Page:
Monument Without a Hero
Not many people know that there is a Soviet monument standing in the middle of Manhattan. It has been there for over fifty years, still intact, even though two decades have passed since Soviet Union’s demise. The site of this sculpture represents a unique opportunity to be re-imagined for the proposed Cold War Victory Monument.
The bronze statue stands in the gardens of the United Nations. The monument is the work of Evgeniy Victorovich Vuchetich (1908-1974), a preeminent Soviet sculptor of Socialist Realism, a recipient of Lenin and Stalin Prizes. It was a gift from the USSR to then newly built UN Headquarters in New York. Presented in 1959 as a symbol of Russia’s peace-loving policies (three years before the Cuban missile crisis would nearly put the planet on the edge of nuclear war), the sculpture carries an allegorical meaning. Its title derives from the Bible quote (Isaiah 2:4) – “We Shall Beat Swords into Plowshares” – a surprising source for a gift from an atheist State. In spite of its emphatically peaceful message, the statue has a strangely threatening appearance. A violent action is emphasized over a promise of harmony. Indeed, the muscular figure seems ready to crush the viewer with his giant hammer.
It is hard to find a better symbol of the Cold War than this monument. All attributes of Cold War are present: its bombastic propaganda, its sinister double-speak, its masculine impact of brute strength. The worker’s menacing hammer, while not as destructive as a Kalashnikov, still proved to be a fitting tool for building the Berlin Wall, for setting military bases around the globe, and for pounding many nations into submission.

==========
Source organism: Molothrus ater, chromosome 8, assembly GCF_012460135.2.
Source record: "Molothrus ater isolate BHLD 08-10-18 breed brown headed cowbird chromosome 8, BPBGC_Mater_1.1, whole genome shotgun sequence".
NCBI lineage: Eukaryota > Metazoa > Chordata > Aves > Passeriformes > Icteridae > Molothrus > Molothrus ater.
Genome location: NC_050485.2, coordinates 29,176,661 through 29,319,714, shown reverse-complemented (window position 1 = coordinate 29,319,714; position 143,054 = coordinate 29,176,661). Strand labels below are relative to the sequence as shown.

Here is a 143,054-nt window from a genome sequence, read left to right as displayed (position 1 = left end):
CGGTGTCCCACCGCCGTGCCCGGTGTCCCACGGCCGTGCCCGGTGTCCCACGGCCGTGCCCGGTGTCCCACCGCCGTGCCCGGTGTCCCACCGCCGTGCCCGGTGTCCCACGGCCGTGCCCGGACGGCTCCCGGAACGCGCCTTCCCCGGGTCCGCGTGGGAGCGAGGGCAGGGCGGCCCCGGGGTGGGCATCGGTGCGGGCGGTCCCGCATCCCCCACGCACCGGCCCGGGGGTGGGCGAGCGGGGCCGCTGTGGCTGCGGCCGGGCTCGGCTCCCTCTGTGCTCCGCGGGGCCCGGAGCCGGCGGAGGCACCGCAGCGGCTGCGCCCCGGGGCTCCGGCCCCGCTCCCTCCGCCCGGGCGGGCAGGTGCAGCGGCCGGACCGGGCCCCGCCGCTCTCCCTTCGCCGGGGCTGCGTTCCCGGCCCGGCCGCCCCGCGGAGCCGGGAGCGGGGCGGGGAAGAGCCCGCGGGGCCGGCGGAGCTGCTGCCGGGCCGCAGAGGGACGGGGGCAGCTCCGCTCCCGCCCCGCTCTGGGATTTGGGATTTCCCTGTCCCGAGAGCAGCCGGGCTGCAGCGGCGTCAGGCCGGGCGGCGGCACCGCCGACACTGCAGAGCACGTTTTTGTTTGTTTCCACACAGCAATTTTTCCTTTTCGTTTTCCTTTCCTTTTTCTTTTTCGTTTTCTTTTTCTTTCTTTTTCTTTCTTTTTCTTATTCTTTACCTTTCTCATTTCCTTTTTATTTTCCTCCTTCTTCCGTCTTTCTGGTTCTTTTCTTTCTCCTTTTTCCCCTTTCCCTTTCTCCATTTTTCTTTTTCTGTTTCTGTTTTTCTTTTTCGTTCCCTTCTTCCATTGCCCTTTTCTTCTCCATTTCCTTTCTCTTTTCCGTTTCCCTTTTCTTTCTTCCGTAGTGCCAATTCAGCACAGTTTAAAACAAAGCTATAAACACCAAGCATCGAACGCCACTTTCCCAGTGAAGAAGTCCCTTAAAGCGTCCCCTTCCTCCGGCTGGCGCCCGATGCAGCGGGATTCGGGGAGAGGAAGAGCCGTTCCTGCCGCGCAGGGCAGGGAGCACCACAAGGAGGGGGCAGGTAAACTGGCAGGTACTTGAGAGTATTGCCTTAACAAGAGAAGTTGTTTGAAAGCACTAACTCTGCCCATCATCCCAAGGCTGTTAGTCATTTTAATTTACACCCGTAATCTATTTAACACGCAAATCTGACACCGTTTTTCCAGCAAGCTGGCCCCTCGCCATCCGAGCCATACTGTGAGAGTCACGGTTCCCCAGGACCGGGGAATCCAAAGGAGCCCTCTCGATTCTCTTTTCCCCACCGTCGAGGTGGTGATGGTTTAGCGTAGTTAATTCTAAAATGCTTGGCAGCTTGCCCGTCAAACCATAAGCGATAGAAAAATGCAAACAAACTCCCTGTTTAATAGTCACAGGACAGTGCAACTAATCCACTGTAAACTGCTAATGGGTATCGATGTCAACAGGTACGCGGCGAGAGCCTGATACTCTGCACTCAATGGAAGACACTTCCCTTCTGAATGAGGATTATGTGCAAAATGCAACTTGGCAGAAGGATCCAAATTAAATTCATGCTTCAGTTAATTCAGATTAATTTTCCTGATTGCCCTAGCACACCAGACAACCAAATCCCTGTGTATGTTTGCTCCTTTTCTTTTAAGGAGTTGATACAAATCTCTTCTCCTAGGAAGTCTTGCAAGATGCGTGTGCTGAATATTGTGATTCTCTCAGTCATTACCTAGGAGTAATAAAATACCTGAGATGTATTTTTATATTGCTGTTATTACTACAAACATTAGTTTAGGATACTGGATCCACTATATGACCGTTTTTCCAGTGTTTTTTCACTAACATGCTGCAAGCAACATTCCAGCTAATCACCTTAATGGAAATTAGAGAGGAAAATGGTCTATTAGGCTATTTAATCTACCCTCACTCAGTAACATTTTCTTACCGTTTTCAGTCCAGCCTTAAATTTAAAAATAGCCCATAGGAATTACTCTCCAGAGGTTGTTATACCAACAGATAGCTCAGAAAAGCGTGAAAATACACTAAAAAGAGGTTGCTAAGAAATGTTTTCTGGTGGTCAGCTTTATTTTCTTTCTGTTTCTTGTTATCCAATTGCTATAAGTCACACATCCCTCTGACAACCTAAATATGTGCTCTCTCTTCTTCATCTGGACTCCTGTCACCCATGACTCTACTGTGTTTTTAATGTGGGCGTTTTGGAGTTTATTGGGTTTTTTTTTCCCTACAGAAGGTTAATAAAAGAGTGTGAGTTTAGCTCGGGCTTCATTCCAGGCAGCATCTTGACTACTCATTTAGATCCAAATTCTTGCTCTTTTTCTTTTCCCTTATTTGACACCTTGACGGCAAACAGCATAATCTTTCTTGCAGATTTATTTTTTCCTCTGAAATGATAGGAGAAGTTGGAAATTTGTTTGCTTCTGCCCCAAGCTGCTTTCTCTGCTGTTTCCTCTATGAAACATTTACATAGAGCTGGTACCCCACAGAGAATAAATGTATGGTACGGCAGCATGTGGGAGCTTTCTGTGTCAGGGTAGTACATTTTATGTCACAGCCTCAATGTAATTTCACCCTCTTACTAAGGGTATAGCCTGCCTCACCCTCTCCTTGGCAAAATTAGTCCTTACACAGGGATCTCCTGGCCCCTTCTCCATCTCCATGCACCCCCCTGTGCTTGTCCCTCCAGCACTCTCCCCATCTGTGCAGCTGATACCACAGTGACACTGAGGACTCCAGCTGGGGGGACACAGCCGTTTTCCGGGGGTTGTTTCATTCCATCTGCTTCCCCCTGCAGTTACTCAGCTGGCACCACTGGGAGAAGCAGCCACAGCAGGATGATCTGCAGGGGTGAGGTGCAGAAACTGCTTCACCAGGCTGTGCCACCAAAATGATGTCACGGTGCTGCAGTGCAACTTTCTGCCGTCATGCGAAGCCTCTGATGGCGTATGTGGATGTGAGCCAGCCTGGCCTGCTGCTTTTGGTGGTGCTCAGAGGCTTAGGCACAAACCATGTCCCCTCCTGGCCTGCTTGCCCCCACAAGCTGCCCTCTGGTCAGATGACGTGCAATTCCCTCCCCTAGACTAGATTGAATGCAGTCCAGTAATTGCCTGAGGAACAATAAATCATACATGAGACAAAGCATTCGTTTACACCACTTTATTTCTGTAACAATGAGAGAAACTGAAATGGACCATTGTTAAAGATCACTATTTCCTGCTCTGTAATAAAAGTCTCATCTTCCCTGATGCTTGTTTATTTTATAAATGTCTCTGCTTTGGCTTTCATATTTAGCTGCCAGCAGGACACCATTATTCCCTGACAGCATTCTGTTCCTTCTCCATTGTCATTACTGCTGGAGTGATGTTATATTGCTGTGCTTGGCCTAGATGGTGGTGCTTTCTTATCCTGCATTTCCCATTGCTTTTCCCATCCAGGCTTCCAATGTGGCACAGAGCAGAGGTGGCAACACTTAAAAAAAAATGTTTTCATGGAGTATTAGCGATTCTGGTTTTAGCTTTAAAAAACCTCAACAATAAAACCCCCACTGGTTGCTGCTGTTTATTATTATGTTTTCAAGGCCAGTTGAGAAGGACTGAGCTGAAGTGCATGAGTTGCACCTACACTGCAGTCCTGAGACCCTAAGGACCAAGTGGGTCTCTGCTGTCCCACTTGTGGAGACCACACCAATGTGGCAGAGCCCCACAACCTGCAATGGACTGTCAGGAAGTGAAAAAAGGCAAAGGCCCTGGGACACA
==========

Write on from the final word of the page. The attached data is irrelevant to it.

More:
I propose to send the old worker home to Moscow (to the Park of the Fallen Monuments, now known as Museon), together with his menacing hammer. His never finished job – a half-beaten sword – will remain on the original pedestal.
This new incomplete/ruined memorial, a monument without a hero, thus becomes commemoration of victory in the Cold War. The victory is seen as subtraction, as removal of a failed historical alternative, – and as opening the stage for new actions.
Recently, there was a short-lived opportunity to implement my proposal in Moscow, on the site of Museon. In the absence of real bronze figure, I proposed to install a full-size wooden crate, complete with the destination (from: UN, New York to: Museon, Moscow), the description of goods (the statue “We Shall Beat Swords into Plowshares”), and the message (Cold War is Over). Once again, a monument without a hero. Yet here, the sculpture’s suggested presence creates a tension: this monument is displayed and hidden at the same time.
Altogether, these entries confirm the new understanding of monumentality when it addresses complex historical phenomena, such as the Cold War. We don’t have the need for a new Stonehenge (in the words of Clive Dilnot). Instead, more subtle, transitory, almost immaterial gestures should convey the message to increasingly critical and skeptical public.
This project is one of the winners of the public competition for Cold War Monument. A presentation On Monumentality will take place on March 18, 7pm at Storefront for Art and Architecture, 97 Kenmare St, NYC